I’ve said my piece on Steinbrenner, but I’m sure he’d think he could say it better himself.
All of these things were actually said by George Steinbrenner at one point or another. Some of these words constitute genuine wisdom. Some of them constitute craziness. Some of them are flat out lies. One of them is a little eerie and sad after today’s events. All of them, however, go a long way towards explaining what George Steinbrenner was all about, for better and for worse:
- “We plan absentee ownership as far as running the Yankees is concerned. We’re not going to pretend we’re something we aren’t. I’ll stick to building ships.”
- “I am dead set against free agency. It can ruin baseball.”
- “Winning is the most important thing in my life, after breathing. Breathing first, winning next.”
- “I will never have a heart attack. I give them.”
- “Don’t talk to me about aesthetics or tradition. Talk to me about what sells and what’s good right now. And what the American people like is to think the underdog still has a chance.”
- “I am tough. Sometimes I’m unreasonable. I have to catch myself every once in a while.”
- “I don’t want to be in the Hall of Fame. I don’t think owners should be.”
- “I haven’t always made the right decisions.”
- “I haven’t always done a good job, and I haven’t always been successful – but I know that I have tried.”
- “In the end, I’ll put my good acts up against those of anybody in this country. Anybody.”
Athletics southpaw Sean Manaea delivered his first career no-hitter against the Red Sox in a decisive 3-0 victory on Saturday night. Any thought of a perfect game was banished in the first at-bat, when Mookie Betts drew a leadoff six-pitch walk to open the first inning. From there, Manaea was nearly flawless, holding the Sox to four total baserunners and striking out 10 of 30 batters faced — a career record.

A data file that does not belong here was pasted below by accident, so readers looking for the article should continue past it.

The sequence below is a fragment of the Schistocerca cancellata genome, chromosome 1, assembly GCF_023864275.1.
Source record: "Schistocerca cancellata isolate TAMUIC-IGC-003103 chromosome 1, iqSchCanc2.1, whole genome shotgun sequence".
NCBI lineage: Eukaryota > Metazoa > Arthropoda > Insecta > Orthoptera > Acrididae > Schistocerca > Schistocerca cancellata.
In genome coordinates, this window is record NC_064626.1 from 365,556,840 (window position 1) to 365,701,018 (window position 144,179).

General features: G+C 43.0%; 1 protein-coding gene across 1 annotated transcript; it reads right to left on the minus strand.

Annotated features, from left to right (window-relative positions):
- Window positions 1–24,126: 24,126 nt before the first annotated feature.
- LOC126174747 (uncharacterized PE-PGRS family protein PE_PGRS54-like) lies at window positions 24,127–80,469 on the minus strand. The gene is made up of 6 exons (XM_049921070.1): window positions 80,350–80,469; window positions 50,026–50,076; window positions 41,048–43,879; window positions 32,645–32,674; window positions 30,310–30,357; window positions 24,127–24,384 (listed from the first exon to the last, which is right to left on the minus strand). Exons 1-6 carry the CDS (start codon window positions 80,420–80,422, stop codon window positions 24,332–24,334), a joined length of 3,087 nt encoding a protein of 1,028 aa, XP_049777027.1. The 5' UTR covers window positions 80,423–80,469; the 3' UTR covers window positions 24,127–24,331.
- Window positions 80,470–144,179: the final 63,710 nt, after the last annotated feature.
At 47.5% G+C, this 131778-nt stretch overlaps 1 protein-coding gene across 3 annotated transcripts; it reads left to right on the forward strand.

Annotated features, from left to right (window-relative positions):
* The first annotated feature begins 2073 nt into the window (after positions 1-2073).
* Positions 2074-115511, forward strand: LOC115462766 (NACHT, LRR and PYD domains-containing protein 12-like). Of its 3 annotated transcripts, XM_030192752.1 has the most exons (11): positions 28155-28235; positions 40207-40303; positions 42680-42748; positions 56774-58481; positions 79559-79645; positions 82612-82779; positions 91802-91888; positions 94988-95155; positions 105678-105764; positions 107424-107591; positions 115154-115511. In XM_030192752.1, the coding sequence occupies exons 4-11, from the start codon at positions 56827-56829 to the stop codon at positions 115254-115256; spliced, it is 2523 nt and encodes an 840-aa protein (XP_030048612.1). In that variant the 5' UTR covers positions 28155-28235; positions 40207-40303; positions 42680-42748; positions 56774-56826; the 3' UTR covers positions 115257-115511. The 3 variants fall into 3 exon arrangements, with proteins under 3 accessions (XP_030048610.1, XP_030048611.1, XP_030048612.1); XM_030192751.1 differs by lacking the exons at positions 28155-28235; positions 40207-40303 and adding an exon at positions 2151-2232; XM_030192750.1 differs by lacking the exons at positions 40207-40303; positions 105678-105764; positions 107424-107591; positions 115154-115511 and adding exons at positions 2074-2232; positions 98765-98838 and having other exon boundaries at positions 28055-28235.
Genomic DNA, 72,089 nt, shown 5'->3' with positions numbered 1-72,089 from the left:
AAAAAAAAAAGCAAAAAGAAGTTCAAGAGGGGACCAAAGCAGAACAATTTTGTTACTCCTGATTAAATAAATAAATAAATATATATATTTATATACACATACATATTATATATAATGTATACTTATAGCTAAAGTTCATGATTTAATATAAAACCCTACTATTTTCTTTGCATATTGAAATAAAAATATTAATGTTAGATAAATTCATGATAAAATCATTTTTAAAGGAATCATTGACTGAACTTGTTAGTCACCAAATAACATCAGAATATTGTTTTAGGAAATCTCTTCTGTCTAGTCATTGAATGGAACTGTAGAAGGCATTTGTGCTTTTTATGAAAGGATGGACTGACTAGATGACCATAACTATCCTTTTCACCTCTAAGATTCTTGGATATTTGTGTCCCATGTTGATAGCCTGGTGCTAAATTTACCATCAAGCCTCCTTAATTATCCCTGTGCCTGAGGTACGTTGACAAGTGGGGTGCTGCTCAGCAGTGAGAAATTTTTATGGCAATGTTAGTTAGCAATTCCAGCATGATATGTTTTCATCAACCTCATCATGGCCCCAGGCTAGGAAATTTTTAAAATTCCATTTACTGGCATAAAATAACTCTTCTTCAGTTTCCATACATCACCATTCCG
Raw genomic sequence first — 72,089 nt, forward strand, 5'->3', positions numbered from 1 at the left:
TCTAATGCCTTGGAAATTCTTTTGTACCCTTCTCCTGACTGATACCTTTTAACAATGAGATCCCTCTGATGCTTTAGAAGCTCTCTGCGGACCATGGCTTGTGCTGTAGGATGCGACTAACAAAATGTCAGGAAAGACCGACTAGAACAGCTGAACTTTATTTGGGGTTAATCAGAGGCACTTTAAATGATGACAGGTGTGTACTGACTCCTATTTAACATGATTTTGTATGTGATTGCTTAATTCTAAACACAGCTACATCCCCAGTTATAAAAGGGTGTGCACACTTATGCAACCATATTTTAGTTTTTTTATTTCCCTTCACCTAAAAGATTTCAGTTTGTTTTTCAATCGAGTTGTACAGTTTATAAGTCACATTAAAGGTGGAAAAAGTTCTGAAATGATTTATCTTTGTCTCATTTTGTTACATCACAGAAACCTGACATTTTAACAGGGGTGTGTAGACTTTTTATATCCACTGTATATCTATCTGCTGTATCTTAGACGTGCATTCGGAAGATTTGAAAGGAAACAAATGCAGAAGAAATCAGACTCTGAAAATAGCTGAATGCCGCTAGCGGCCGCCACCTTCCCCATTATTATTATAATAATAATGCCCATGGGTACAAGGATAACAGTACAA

Manaea was gifted a three-run lead thanks to RBI doubles from Jed Lowrie and Stephen Piscotty and Marcus Semien‘s solo shot off of Chris Sale in the fifth inning. While the Red Sox managed to draw two walks off of Manaea, they didn’t come anywhere close to plating a run. Andrew Benintendi tried to break up the no-no in the sixth inning with an infield hit down the first base line, but strayed out of bounds and later saw his hit reversed on a call of batter interference.
Entering the ninth inning, the 26-year-old lefty was sitting at just 95 pitches through eight frames of no-hit ball. He quickly deposed Blake Swihart and Mookie Betts with a groundout and fly out, then walked Benintendi on seven pitches. Any threat the Red Sox might have posed was soon eliminated, however, as Hanley Ramirez ground into a force out to complete the no-hitter.
Manaea is the first A’s pitcher to toss a no-no since Dallas Braden’s perfect game against the Rays eight years ago. The last time the Red Sox were on the losing end of a no-hitter was also against an AL West rival, when the Mariners’ Chris Bosio clinched a 2-0 no-no on April 22, 1993. Manaea’s feat is even more outstanding given how dominant the Red Sox have looked this season: prior to Saturday’s defeat, they boasted a 17-2 record and had yet to be shut out during the regular season.